Wednesday, January 7, 2015
FRESNO Cal High-Speed Rail Authority yesterday and Governor Brown joined hundreds of supporters broke t ground on the nation’s first high-speed rail system. In addition to the support of federal, state and local dignitaries, there was strong backing from Central Valley and California-based construction crews, small businesses, and local students who were eager to highlight how high-speed rail is positively affecting California today and will continue to into the future. This construction faze is set for the next five years in the Central Valley. There was a tour of nearby construction activity, which is being done by local and statewide businesses. They also note in their press release finalization of project designs, ongoing right-of-way purchases, and workforce training. This will be a 29 mile stretch of land from Ave 17 in Madera County to East American Ave in Fresno County. The construction will include 12 grade separations, two viaducts, a tunnel, and a bridge over the San Joaquin River. It will be undertaken by California-based Tutor Perini Zachry/Parsons (TPZP) who will be designing and building this first phase of the project. Many at the ceremony were talking about the electric train taking cars off the road and renewable energy, and it potential low cost of $90 from SF to LA in the time it takes a plane to do the same. It will take some time to complete the SF to LA leg for sure. It will likely cost more than $90 once it is accomplished if it is ever accomplished. Authorities say they need to speed up the eminent domain process, since only 100 of the 500 land parcels needed for the rails and stations have been purchased. Californians approved a nearly $10 billion bond for the train in 2008, and in 2012 the Obama administration dedicated $3.3 billion in stimulus funds. Part of the greenhouse gas fees to be collected under the state's cap-and-trade program also will go to the train. There is a lot of capital both political and economic invested in this plan. We will keep you abreast of its progress.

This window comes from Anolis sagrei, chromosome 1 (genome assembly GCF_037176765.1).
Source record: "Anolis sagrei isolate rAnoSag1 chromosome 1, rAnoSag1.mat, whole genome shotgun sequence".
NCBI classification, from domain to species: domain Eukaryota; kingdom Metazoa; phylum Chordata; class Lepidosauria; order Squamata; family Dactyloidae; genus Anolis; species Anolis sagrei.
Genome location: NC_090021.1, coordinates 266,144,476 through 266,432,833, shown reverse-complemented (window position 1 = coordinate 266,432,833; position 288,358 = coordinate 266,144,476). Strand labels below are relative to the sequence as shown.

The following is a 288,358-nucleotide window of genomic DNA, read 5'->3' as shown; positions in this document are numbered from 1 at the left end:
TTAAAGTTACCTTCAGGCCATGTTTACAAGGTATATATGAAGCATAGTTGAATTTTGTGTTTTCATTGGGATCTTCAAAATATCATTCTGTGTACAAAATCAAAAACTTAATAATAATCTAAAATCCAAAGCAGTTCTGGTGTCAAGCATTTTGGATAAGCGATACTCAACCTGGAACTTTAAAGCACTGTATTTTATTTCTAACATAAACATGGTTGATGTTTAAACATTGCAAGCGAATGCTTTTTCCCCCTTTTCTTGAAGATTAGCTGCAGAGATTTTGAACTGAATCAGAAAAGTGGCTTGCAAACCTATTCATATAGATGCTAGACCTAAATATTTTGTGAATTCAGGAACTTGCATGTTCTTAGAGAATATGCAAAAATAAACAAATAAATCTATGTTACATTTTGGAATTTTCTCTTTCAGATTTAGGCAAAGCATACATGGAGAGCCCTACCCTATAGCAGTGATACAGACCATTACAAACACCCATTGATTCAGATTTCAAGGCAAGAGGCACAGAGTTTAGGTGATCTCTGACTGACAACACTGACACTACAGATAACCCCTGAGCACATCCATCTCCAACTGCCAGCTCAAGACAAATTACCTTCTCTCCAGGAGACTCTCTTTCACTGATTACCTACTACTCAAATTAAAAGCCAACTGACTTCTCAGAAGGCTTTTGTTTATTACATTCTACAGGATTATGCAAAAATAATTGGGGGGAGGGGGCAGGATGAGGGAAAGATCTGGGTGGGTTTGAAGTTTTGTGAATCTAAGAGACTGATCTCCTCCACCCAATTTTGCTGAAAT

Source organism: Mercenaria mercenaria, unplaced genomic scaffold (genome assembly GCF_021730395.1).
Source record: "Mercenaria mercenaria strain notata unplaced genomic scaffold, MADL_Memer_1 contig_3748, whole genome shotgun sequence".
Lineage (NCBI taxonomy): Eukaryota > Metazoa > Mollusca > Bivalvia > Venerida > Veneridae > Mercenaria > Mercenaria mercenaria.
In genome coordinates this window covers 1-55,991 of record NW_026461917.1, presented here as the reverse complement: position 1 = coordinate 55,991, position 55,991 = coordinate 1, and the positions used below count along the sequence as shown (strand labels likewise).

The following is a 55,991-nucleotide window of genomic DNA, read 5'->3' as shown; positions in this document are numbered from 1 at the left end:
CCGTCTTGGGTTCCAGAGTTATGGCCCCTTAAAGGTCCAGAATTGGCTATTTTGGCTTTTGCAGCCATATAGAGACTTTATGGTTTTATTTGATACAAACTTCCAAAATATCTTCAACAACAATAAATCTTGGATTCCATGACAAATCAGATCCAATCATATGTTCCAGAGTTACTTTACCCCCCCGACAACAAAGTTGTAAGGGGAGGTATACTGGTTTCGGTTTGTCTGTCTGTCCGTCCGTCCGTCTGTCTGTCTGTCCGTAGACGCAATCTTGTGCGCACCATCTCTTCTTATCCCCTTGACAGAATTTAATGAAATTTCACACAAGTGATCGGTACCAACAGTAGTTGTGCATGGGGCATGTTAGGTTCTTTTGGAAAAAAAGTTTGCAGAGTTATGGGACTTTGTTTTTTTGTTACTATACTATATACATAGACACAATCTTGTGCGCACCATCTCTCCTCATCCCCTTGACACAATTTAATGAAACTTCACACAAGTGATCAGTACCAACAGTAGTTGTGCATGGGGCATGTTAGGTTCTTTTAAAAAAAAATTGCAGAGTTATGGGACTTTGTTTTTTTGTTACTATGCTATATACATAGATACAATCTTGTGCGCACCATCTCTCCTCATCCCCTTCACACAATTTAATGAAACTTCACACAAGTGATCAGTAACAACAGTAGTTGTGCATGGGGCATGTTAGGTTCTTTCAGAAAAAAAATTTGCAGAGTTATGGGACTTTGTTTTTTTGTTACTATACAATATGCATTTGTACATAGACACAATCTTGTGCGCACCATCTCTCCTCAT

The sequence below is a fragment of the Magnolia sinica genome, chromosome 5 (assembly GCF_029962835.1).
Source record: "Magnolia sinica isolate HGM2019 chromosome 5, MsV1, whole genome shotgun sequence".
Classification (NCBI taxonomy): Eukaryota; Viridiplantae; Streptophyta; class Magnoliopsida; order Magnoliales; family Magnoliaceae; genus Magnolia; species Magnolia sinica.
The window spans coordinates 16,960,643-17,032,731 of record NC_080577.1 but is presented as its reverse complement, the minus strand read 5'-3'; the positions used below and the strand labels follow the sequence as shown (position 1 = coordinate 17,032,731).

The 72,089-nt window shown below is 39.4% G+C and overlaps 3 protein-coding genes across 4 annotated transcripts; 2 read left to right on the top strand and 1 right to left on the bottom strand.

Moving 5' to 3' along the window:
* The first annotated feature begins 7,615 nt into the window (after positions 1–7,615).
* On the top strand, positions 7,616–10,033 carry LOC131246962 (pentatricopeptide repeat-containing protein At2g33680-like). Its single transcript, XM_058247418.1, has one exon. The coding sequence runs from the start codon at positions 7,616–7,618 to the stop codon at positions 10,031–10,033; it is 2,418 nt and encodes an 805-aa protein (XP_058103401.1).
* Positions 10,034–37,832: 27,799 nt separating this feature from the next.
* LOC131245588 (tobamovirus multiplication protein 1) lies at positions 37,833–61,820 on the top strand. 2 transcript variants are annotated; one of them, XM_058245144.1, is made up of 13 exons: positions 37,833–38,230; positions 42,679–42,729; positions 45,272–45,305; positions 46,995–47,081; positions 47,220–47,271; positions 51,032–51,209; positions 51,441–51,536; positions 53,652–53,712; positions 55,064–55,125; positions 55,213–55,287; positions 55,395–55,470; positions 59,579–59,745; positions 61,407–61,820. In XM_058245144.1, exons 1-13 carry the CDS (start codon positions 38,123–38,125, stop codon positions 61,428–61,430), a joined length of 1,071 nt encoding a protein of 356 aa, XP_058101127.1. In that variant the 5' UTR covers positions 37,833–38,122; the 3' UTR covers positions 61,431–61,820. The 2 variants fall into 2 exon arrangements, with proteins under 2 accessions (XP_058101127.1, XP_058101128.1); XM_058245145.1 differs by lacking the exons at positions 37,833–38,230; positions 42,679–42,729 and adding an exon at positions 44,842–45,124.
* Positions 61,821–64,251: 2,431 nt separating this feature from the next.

Thursday, January 1, 2015
Elon Mush forwarded a plan that would replace the Cal High Speed Rail. In this new version the plan would be to move vehicles and people 700 mile per house via a tube system above of below ground. UCLA Students have taken up the challenge with funding from JumpStartFund a crowd funding organization. Their main objective is to bring the Hyperloop from concept to reality, and then see which state or country would like to incorporate it in their plans. This may or may not be California. The UCLA/JumpStartFund concept is to have "bubbles" stacked on top of each other going opposite directions on air compressors so as to maintain the low pressure. The cost is projected to be $6 to $10 billion which can undertake a 400 mile stretch. They are in the feasibility phase and they are trying to prove it out. They think this can be done within a decade. The proposed price tag is much much less than the CalHighSpeed Rail plan which is in the 10’s of billions. The Rail plan is underway and is currently partially funded, and partially planned. If the Hyperloop feasibility study proves out can it leap frog the Train? There is a lot of political and financial capital behind the train, and no politician is backing the Hyperloop, but if it can be done for 1/10th the cost of the rail and it incorporates vehicles instead of just people then I think the Loop should win out. Think about it if you could drive your car into a tube that will get you from LA to San Francisco in 45 minutes then it will change the entire means of human long hall transportation. How about Sacramento to San Francisco in 10 minutes? You could live in low priced housing in Sacramento and work in the Bay Area. They could run it on or above the current rail lines. A big thing Americans embrace is freedom of transportation. You can build multiple car pool lanes, but most people still drive alone, because they have to or want to. We think if this can be a proven alternative to the CalHighSpeedRail then the rail is doomed, even though it is already underway. This innovation will even effect short hall flights that Southwest Airlines is famous for.